When I first left for college, one of my biggest fears was that I'd lose my friendships from high school. It's natural to grow out of friendships, especially ones that are based off of proximity, but some people are people you want to keep in your life forever. So, before I left, I made each of my friends promise to keep in touch, which sounds so simple, but we quickly realized it was the opposite. Here are five ways we overcame the distance.
1. Writing letters
This suggestion sounds so cheesy, but there's an undeniable excitement every time you receive a letter. There's something so seemingly simple and old-fashioned about writing letters to each other; it feels like an experience, and depending on how goofy or creative you and your friends are, you can add some fun things in with the letters.
One of my friends likes making stickers and sends two or three with each letter. Another friend has an ongoing game of tic-tac-toe with me. It takes us about six weeks to complete each game, but that just keeps up the tension, right? But sometimes it's just nice to hear all about your friends' lives, even if it's a week or two old.
2. Game nights/activities
This one was essential for me and my friends. We started doing weekly game nights during the COVID quarantine, and we've managed to keep it up since then. It can be things as easy as playing card games and drawing games online, or it can be a little more involved, like Jackbox games or Among Us.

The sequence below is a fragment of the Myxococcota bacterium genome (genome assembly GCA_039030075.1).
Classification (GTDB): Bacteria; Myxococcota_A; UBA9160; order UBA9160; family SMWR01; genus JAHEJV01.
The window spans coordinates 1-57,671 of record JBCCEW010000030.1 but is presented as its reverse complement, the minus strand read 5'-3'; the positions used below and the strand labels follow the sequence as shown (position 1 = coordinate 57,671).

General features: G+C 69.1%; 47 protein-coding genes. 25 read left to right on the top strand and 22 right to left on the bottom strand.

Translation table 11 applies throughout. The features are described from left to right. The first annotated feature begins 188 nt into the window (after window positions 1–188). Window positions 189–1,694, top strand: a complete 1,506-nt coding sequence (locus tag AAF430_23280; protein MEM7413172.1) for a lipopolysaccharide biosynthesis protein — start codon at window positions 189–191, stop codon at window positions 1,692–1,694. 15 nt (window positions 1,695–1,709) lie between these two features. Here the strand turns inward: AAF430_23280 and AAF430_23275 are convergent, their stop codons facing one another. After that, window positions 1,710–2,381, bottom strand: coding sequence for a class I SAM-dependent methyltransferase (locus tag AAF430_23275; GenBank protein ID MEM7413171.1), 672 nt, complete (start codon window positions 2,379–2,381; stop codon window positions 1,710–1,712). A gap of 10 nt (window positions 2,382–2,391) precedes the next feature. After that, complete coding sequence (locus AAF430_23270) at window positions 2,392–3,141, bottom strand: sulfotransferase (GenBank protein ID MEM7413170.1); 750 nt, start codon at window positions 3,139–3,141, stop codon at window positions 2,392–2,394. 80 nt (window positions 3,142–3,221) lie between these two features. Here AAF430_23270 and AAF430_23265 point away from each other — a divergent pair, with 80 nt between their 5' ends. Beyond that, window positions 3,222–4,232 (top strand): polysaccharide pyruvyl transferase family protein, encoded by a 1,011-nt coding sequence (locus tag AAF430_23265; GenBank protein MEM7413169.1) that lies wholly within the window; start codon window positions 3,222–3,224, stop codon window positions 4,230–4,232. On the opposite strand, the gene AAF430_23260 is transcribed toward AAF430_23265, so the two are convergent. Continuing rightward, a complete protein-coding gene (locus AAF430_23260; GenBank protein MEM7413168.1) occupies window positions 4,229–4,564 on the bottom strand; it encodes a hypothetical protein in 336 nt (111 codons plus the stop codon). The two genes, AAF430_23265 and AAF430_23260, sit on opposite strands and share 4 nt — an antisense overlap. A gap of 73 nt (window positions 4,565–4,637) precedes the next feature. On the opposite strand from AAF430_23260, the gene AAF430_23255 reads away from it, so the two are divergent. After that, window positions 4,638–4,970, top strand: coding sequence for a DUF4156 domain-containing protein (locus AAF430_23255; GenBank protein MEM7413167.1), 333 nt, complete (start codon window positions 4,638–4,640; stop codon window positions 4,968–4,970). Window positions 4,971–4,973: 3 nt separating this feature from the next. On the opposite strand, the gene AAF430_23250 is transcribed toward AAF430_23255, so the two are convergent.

Games are great for staying in touch because it keeps everyone talking and laughing, but it doesn't have to be anything heavy or too serious. If games aren't for you though, there are other options. Movie nights with Netflix Party or Disney Plus Party make it super easy to keep up on shows or movies together. I have a friend who is super into Marvel, and it was hilarious to binge watch WandaVision with her, but rom-com or scary movie nights are always great too.
As someone who likes to be held accountable for their school work, study nights over Zoom always work too. It's productive, and it lets you catch up with your friends. It's a win-win! The most important thing, though, is that you find something that works for you and your friends and you try to make a habit of it, whether it's gaming, watching movies, or plain studying.
3. Designated times to call/text
This one might be the hardest to do because it takes some discipline and conscious prioritization. It feels slightly clinical to have to schedule a time to text some of your closest friends, because it seems like you will always have time for each other. And it's true that you'll always have time for each other, but only as long as you make that time.
Students get so busy in college, and it's comically easy to lose track of time and all the sudden realize you haven't spoken with each other in months. This is why I try to make a habit of calling each of my friends once a week or texting every couple days. The conversations don't have to be long, but it's nice to reach out and check in with people. That way, you don't look at your contacts and realize that too many days have gone by.
4. Interact through social media
Social media, in many ways, can be harmful, but in terms of staying connected to friends, it's practically a godsend. Whether it's commenting on each other's Instagram posts or sending each other hilarious Tiktoks, social media can keep you connected without habitual check-ins.
Something important to remember is that it's worth the extra effort to slide up on someone's story or send someone a post you found interesting. If you are ever in that moment of Should I send it? Is it worth it?, the answer is always yes. It's so much better to have a meaningful or funny conversation than possibly miss it.
5. Be there when it matters
This one, in some ways, is the most important tip. Because, as much as you keep up with people and interact with them throughout the week, none of it matters if it's all superficial. Distance is taxing, in terms of both time and effort, but a true friend is always there for someone who needs it.